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Today MPs have argued that so-called ‘loot boxes’ in video games for children should be regulated under gambling law and banned from children.
The feature, which allows players to stake real money for better weapons, player upgrades and gaming add-ons, has been dubbed as simulated gambling by campaigners which is fuelling a hidden epidemic of child gambling addicts.
Research from the GambleAware charity suggests that 55,000 children aged under 18 are addicted to gambling and the Safer Online Gambling Group’s survey from August 2019 suggests that loot boxes and in-game purchases are costing Britain over £270m each year.
A report published by the Department for Digital, Culture, Media and Sport today urges the Government to crack down on these gaming features which MPs call lucrative games of chance.
Adam Bradford, director of the Safer Online Gambling Group welcomed today’s news. He said: “It is high time video games companies took responsibility for the highly addictive content they are putting in front of children. Our research this summer showed that this area is of serious concern to parents, with the average spend per young person estimated at £500-600 per year on these games, these practices are bankrupting young people before they become young adults. After my father’s gambling addiction spiralled out of control and led him to jail several years ago, we are passionate about protecting the next generation from the harms of gambling addiction and that is why we have raised the alarm on this issue – we are delighted the Government has seen sense on this important issue.”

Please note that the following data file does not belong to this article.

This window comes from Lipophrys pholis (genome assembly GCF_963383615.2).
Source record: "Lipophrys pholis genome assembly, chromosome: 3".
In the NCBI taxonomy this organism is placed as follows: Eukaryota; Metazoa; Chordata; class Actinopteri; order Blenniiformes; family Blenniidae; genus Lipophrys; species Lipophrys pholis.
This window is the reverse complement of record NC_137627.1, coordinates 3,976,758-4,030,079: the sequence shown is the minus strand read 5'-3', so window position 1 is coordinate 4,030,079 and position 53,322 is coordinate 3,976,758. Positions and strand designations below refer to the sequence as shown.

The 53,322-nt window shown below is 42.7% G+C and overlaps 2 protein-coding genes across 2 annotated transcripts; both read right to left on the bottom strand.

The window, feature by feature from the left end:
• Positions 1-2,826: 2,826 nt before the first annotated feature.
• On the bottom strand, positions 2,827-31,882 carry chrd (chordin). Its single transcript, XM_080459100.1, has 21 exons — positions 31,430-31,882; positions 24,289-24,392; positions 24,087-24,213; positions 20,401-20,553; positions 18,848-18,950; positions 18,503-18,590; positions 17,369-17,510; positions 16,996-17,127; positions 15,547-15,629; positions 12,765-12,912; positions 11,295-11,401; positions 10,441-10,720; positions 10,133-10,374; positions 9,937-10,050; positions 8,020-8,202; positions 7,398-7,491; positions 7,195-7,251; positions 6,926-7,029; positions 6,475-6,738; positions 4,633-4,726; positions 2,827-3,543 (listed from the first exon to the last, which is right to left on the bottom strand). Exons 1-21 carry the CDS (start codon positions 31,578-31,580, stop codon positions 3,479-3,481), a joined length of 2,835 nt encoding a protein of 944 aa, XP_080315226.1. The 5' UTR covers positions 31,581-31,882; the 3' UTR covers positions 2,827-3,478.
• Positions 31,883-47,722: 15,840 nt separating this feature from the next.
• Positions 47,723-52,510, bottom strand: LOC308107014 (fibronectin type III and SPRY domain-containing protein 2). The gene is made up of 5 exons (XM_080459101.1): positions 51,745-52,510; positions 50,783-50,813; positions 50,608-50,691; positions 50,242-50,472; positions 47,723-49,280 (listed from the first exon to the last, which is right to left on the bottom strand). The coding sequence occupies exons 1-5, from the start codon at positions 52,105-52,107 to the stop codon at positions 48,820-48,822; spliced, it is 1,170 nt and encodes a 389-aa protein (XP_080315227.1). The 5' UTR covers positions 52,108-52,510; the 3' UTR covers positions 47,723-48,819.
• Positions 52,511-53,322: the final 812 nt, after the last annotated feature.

The report today challenges the Government to prove why loot boxes should be regarded in a different way to any other gambling product.
Committee chair Damian Collins MP pointed the finger at game companies and social networking sites for their “relentless battle to capture ever more of people’s attention, time and money”.
He said: “Their business models are built on this, but it’s time for them to be more responsible in dealing with the harms these technologies can cause for some users.
“Loot boxes are particularly lucrative for games companies but come at a high cost, particularly for problem gamblers, while exposing children to potential harm.
“Buying a loot box is playing a game of chance and it is high time the gambling laws caught up.
The report says it “struggled to get clear answers and useful information from companies across the games industry”, describing them as “wilfully obtuse”, but hopes the inquiry will focus minds on the potential harms.